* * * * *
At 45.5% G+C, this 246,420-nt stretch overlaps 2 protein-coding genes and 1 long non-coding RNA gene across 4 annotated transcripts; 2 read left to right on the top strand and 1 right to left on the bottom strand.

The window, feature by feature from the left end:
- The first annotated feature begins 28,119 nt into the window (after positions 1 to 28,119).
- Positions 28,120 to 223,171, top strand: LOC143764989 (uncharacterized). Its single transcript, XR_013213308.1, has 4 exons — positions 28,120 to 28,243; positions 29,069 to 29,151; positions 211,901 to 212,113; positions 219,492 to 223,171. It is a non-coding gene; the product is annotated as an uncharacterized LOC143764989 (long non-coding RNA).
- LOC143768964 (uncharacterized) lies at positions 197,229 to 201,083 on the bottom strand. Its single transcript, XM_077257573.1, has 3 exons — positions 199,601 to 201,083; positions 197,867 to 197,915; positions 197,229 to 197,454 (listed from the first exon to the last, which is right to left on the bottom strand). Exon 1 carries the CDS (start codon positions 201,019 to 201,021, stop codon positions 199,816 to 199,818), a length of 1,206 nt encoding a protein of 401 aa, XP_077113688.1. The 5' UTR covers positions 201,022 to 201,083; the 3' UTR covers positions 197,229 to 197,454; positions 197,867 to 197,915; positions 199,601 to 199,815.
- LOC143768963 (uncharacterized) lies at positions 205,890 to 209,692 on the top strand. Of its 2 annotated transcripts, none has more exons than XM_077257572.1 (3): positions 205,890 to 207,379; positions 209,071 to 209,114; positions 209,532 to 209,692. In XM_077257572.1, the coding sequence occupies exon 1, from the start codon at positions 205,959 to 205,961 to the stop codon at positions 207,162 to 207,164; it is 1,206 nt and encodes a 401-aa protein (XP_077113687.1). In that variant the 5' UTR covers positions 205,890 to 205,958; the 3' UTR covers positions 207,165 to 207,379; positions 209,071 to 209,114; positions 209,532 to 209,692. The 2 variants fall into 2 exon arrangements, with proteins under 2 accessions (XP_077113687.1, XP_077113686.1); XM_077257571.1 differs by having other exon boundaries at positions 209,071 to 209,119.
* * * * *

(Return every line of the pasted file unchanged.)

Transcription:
At 45.5% G+C, this 246,420-nt stretch overlaps 2 protein-coding genes and 1 long non-coding RNA gene across 4 annotated transcripts; 2 read left to right on the top strand and 1 right to left on the bottom strand.

The window, feature by feature from the left end:
- The first annotated feature begins 28,119 nt into the window (after positions 1 to 28,119).
- Positions 28,120 to 223,171, top strand: LOC143764989 (uncharacterized). Its single transcript, XR_013213308.1, has 4 exons — positions 28,120 to 28,243; positions 29,069 to 29,151; positions 211,901 to 212,113; positions 219,492 to 223,171. It is a non-coding gene; the product is annotated as an uncharacterized LOC143764989 (long non-coding RNA).
- LOC143768964 (uncharacterized) lies at positions 197,229 to 201,083 on the bottom strand. Its single transcript, XM_077257573.1, has 3 exons — positions 199,601 to 201,083; positions 197,867 to 197,915; positions 197,229 to 197,454 (listed from the first exon to the last, which is right to left on the bottom strand). Exon 1 carries the CDS (start codon positions 201,019 to 201,021, stop codon positions 199,816 to 199,818), a length of 1,206 nt encoding a protein of 401 aa, XP_077113688.1. The 5' UTR covers positions 201,022 to 201,083; the 3' UTR covers positions 197,229 to 197,454; positions 197,867 to 197,915; positions 199,601 to 199,815.
- LOC143768963 (uncharacterized) lies at positions 205,890 to 209,692 on the top strand. Of its 2 annotated transcripts, none has more exons than XM_077257572.1 (3): positions 205,890 to 207,379; positions 209,071 to 209,114; positions 209,532 to 209,692. In XM_077257572.1, the coding sequence occupies exon 1, from the start codon at positions 205,959 to 205,961 to the stop codon at positions 207,162 to 207,164; it is 1,206 nt and encodes a 401-aa protein (XP_077113687.1). In that variant the 5' UTR covers positions 205,890 to 205,958; the 3' UTR covers positions 207,165 to 207,379; positions 209,071 to 209,114; positions 209,532 to 209,692. The 2 variants fall into 2 exon arrangements, with proteins under 2 accessions (XP_077113687.1, XP_077113686.1); XM_077257571.1 differs by having other exon boundaries at positions 209,071 to 209,119.